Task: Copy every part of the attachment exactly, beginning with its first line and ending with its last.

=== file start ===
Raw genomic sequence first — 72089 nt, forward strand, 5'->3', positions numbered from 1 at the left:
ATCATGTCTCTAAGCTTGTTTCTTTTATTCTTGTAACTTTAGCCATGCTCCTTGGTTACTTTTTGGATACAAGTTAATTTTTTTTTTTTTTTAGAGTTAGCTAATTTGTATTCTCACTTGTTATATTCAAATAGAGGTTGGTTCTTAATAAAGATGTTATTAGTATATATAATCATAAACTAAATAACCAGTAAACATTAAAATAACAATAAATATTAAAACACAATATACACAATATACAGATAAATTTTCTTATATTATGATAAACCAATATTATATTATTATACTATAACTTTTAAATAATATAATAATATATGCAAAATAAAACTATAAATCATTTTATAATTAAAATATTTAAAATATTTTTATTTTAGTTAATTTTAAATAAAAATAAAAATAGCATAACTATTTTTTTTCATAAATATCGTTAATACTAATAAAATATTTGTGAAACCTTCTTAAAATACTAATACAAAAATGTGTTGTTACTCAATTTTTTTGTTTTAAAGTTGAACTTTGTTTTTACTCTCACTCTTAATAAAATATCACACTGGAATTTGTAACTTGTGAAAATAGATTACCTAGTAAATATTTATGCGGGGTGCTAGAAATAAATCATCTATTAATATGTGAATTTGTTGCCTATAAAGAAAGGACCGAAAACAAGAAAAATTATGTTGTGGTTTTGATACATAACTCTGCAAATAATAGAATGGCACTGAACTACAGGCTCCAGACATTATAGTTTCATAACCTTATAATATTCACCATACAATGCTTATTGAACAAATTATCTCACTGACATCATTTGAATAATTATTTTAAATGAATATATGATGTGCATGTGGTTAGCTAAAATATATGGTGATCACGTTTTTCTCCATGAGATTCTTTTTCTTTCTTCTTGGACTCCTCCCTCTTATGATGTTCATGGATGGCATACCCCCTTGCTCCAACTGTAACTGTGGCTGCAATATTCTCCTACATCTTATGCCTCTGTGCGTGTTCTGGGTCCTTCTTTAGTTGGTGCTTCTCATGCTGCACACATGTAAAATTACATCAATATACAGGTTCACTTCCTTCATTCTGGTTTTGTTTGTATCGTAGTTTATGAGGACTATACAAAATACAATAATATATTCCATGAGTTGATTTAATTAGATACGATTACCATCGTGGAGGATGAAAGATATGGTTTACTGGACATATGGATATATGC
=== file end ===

Raw genomic sequence first — 72089 nt, forward strand, 5'->3', positions numbered from 1 at the left:
ATCATGTCTCTAAGCTTGTTTCTTTTATTCTTGTAACTTTAGCCATGCTCCTTGGTTACTTTTTGGATACAAGTTAATTTTTTTTTTTTTTTAGAGTTAGCTAATTTGTATTCTCACTTGTTATATTCAAATAGAGGTTGGTTCTTAATAAAGATGTTATTAGTATATATAATCATAAACTAAATAACCAGTAAACATTAAAATAACAATAAATATTAAAACACAATATACACAATATACAGATAAATTTTCTTATATTATGATAAACCAATATTATATTATTATACTATAACTTTTAAATAATATAATAATATATGCAAAATAAAACTATAAATCATTTTATAATTAAAATATTTAAAATATTTTTATTTTAGTTAATTTTAAATAAAAATAAAAATAGCATAACTATTTTTTTTCATAAATATCGTTAATACTAATAAAATATTTGTGAAACCTTCTTAAAATACTAATACAAAAATGTGTTGTTACTCAATTTTTTTGTTTTAAAGTTGAACTTTGTTTTTACTCTCACTCTTAATAAAATATCACACTGGAATTTGTAACTTGTGAAAATAGATTACCTAGTAAATATTTATGCGGGGTGCTAGAAATAAATCATCTATTAATATGTGAATTTGTTGCCTATAAAGAAAGGACCGAAAACAAGAAAAATTATGTTGTGGTTTTGATACATAACTCTGCAAATAATAGAATGGCACTGAACTACAGGCTCCAGACATTATAGTTTCATAACCTTATAATATTCACCATACAATGCTTATTGAACAAATTATCTCACTGACATCATTTGAATAATTATTTTAAATGAATATATGATGTGCATGTGGTTAGCTAAAATATATGGTGATCACGTTTTTCTCCATGAGATTCTTTTTCTTTCTTCTTGGACTCCTCCCTCTTATGATGTTCATGGATGGCATACCCCCTTGCTCCAACTGTAACTGTGGCTGCAATATTCTCCTACATCTTATGCCTCTGTGCGTGTTCTGGGTCCTTCTTTAGTTGGTGCTTCTCATGCTGCACACATGTAAAATTACATCAATATACAGGTTCACTTCCTTCATTCTGGTTTTGTTTGTATCGTAGTTTATGAGGACTATACAAAATACAATAATATATTCCATGAGTTGATTTAATTAGATACGATTACCATCGTGGAGGATGAAAGATATGGTTTACTGGACATATGGATATATGC